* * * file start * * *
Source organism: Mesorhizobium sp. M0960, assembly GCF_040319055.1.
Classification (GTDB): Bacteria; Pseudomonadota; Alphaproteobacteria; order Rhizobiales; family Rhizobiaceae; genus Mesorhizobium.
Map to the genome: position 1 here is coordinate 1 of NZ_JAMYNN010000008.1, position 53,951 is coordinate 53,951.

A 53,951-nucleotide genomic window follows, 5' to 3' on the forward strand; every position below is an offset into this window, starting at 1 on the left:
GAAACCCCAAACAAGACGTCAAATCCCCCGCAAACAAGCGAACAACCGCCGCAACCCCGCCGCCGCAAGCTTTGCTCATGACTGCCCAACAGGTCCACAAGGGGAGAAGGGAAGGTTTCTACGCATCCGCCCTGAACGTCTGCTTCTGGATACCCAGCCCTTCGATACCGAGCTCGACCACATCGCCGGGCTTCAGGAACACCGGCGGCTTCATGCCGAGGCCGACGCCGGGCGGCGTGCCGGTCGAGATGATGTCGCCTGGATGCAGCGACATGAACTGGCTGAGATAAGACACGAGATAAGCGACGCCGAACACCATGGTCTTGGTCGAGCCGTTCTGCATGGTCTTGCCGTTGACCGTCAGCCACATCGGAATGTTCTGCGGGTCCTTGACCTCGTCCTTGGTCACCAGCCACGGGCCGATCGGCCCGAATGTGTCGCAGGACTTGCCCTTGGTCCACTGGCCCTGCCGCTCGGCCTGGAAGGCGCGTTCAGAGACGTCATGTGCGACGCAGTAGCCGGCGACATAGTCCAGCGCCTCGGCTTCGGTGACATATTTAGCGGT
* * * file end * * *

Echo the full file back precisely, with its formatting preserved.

Source organism: Mesorhizobium sp. M0960, assembly GCF_040319055.1.
Classification (GTDB): Bacteria; Pseudomonadota; Alphaproteobacteria; order Rhizobiales; family Rhizobiaceae; genus Mesorhizobium.
Map to the genome: position 1 here is coordinate 1 of NZ_JAMYNN010000008.1, position 53,951 is coordinate 53,951.

A 53,951-nucleotide genomic window follows, 5' to 3' on the forward strand; every position below is an offset into this window, starting at 1 on the left:
GAAACCCCAAACAAGACGTCAAATCCCCCGCAAACAAGCGAACAACCGCCGCAACCCCGCCGCCGCAAGCTTTGCTCATGACTGCCCAACAGGTCCACAAGGGGAGAAGGGAAGGTTTCTACGCATCCGCCCTGAACGTCTGCTTCTGGATACCCAGCCCTTCGATACCGAGCTCGACCACATCGCCGGGCTTCAGGAACACCGGCGGCTTCATGCCGAGGCCGACGCCGGGCGGCGTGCCGGTCGAGATGATGTCGCCTGGATGCAGCGACATGAACTGGCTGAGATAAGACACGAGATAAGCGACGCCGAACACCATGGTCTTGGTCGAGCCGTTCTGCATGGTCTTGCCGTTGACCGTCAGCCACATCGGAATGTTCTGCGGGTCCTTGACCTCGTCCTTGGTCACCAGCCACGGGCCGATCGGCCCGAATGTGTCGCAGGACTTGCCCTTGGTCCACTGGCCCTGCCGCTCGGCCTGGAAGGCGCGTTCAGAGACGTCATGTGCGACGCAGTAGCCGGCGACATAGTCCAGCGCCTCGGCTTCGGTGACATATTTAGCGGT